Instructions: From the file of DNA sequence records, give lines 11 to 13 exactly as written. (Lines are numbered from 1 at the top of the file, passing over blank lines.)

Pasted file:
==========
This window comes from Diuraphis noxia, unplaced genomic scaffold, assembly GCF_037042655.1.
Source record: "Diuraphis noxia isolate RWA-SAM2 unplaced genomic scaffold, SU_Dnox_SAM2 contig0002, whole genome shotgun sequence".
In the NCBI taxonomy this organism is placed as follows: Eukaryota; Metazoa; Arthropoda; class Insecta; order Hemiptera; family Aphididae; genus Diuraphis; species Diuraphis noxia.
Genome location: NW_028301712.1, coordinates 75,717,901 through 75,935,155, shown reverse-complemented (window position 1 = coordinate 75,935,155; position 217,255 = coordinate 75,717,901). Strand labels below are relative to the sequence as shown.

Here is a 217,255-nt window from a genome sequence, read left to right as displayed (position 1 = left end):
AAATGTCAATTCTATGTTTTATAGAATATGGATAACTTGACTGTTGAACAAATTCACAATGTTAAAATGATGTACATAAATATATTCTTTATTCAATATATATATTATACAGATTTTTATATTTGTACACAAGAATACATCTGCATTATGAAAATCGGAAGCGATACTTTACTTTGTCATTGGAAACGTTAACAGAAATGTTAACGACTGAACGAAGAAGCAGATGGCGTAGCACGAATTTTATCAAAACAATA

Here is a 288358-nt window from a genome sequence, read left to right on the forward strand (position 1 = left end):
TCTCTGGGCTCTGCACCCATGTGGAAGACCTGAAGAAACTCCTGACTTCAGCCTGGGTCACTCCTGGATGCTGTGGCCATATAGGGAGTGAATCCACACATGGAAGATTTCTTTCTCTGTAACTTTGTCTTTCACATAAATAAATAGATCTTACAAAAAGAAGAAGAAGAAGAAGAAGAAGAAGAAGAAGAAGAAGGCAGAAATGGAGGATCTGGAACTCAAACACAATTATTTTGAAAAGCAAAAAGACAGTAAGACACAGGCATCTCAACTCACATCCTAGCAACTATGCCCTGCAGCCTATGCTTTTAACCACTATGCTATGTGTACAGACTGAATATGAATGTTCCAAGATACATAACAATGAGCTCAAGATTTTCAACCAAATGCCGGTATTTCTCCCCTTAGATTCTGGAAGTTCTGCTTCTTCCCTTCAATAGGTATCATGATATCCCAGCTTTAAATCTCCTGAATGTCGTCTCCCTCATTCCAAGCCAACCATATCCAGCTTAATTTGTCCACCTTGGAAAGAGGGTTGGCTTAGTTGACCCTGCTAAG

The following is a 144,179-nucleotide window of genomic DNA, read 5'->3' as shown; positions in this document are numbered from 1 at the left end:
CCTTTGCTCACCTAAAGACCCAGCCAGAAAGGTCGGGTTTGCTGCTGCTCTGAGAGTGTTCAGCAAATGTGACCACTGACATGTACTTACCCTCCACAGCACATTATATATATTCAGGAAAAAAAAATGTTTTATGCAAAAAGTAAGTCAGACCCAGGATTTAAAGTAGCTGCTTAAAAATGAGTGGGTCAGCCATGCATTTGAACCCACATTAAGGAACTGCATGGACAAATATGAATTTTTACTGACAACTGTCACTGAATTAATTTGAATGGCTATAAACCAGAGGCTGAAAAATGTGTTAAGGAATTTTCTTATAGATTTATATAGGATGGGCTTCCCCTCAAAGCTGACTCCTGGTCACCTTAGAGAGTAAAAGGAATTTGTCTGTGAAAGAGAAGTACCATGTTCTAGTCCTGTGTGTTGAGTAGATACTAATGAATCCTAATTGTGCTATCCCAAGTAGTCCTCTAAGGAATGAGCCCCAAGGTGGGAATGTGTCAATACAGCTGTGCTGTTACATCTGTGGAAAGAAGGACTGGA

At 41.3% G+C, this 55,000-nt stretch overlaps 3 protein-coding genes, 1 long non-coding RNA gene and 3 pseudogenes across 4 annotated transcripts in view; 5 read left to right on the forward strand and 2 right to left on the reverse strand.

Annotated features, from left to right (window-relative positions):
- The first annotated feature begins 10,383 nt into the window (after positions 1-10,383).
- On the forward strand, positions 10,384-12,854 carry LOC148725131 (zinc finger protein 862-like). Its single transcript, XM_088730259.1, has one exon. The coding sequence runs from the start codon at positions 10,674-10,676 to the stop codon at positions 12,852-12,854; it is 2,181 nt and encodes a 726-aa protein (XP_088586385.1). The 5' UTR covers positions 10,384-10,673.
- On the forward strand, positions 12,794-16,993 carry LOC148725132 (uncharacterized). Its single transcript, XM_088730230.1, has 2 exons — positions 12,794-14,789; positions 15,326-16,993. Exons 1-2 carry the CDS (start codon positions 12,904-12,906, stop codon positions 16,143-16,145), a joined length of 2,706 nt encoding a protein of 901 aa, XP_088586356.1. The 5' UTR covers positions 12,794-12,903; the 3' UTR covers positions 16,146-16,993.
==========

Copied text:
At 41.3% G+C, this 55,000-nt stretch overlaps 3 protein-coding genes, 1 long non-coding RNA gene and 3 pseudogenes across 4 annotated transcripts in view; 5 read left to right on the forward strand and 2 right to left on the reverse strand.

Annotated features, from left to right (window-relative positions):
- The first annotated feature begins 10,383 nt into the window (after positions 1-10,383).